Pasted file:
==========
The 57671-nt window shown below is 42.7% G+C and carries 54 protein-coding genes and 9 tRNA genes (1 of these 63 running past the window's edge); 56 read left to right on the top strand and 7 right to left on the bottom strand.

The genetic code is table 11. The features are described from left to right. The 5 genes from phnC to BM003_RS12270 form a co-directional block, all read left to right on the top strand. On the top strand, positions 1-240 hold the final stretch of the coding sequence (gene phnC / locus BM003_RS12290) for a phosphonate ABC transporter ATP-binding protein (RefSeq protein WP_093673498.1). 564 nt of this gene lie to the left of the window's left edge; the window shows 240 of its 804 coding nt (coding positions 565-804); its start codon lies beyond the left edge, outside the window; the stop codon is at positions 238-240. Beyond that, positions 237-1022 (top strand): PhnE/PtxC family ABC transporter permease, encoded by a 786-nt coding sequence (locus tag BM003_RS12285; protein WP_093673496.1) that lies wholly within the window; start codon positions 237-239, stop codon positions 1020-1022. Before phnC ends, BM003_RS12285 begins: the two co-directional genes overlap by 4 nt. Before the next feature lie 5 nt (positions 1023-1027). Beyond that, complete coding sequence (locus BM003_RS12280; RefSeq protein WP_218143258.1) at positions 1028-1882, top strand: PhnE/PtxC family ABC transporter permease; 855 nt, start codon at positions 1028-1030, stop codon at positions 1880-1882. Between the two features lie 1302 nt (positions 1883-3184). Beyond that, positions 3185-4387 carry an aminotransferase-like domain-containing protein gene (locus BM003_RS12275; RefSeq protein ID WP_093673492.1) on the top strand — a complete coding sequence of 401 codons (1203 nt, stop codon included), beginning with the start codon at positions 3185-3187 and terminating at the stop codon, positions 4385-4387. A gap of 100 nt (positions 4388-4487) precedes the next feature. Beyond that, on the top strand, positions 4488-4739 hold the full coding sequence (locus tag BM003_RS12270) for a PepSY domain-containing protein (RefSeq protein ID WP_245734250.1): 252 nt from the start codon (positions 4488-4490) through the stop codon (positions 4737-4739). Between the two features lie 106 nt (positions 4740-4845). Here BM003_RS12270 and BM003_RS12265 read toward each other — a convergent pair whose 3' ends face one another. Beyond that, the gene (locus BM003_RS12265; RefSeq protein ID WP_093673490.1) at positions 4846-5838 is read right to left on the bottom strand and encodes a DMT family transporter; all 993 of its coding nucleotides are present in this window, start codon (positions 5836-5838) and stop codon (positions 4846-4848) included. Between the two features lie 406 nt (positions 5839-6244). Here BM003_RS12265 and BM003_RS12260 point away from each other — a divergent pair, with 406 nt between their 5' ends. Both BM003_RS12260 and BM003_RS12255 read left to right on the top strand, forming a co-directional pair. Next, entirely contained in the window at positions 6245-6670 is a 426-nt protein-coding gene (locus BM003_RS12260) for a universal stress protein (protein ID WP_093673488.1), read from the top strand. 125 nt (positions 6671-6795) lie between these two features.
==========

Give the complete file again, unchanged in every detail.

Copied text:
The 57671-nt window shown below is 42.7% G+C and carries 54 protein-coding genes and 9 tRNA genes (1 of these 63 running past the window's edge); 56 read left to right on the top strand and 7 right to left on the bottom strand.

The genetic code is table 11. The features are described from left to right. The 5 genes from phnC to BM003_RS12270 form a co-directional block, all read left to right on the top strand. On the top strand, positions 1-240 hold the final stretch of the coding sequence (gene phnC / locus BM003_RS12290) for a phosphonate ABC transporter ATP-binding protein (RefSeq protein WP_093673498.1). 564 nt of this gene lie to the left of the window's left edge; the window shows 240 of its 804 coding nt (coding positions 565-804); its start codon lies beyond the left edge, outside the window; the stop codon is at positions 238-240. Beyond that, positions 237-1022 (top strand): PhnE/PtxC family ABC transporter permease, encoded by a 786-nt coding sequence (locus tag BM003_RS12285; protein WP_093673496.1) that lies wholly within the window; start codon positions 237-239, stop codon positions 1020-1022. Before phnC ends, BM003_RS12285 begins: the two co-directional genes overlap by 4 nt. Before the next feature lie 5 nt (positions 1023-1027). Beyond that, complete coding sequence (locus BM003_RS12280; RefSeq protein WP_218143258.1) at positions 1028-1882, top strand: PhnE/PtxC family ABC transporter permease; 855 nt, start codon at positions 1028-1030, stop codon at positions 1880-1882. Between the two features lie 1302 nt (positions 1883-3184). Beyond that, positions 3185-4387 carry an aminotransferase-like domain-containing protein gene (locus BM003_RS12275; RefSeq protein ID WP_093673492.1) on the top strand — a complete coding sequence of 401 codons (1203 nt, stop codon included), beginning with the start codon at positions 3185-3187 and terminating at the stop codon, positions 4385-4387. A gap of 100 nt (positions 4388-4487) precedes the next feature. Beyond that, on the top strand, positions 4488-4739 hold the full coding sequence (locus tag BM003_RS12270) for a PepSY domain-containing protein (RefSeq protein ID WP_245734250.1): 252 nt from the start codon (positions 4488-4490) through the stop codon (positions 4737-4739). Between the two features lie 106 nt (positions 4740-4845). Here BM003_RS12270 and BM003_RS12265 read toward each other — a convergent pair whose 3' ends face one another. Beyond that, the gene (locus BM003_RS12265; RefSeq protein ID WP_093673490.1) at positions 4846-5838 is read right to left on the bottom strand and encodes a DMT family transporter; all 993 of its coding nucleotides are present in this window, start codon (positions 5836-5838) and stop codon (positions 4846-4848) included. Between the two features lie 406 nt (positions 5839-6244). Here BM003_RS12265 and BM003_RS12260 point away from each other — a divergent pair, with 406 nt between their 5' ends. Both BM003_RS12260 and BM003_RS12255 read left to right on the top strand, forming a co-directional pair. Next, entirely contained in the window at positions 6245-6670 is a 426-nt protein-coding gene (locus BM003_RS12260) for a universal stress protein (protein ID WP_093673488.1), read from the top strand. 125 nt (positions 6671-6795) lie between these two features.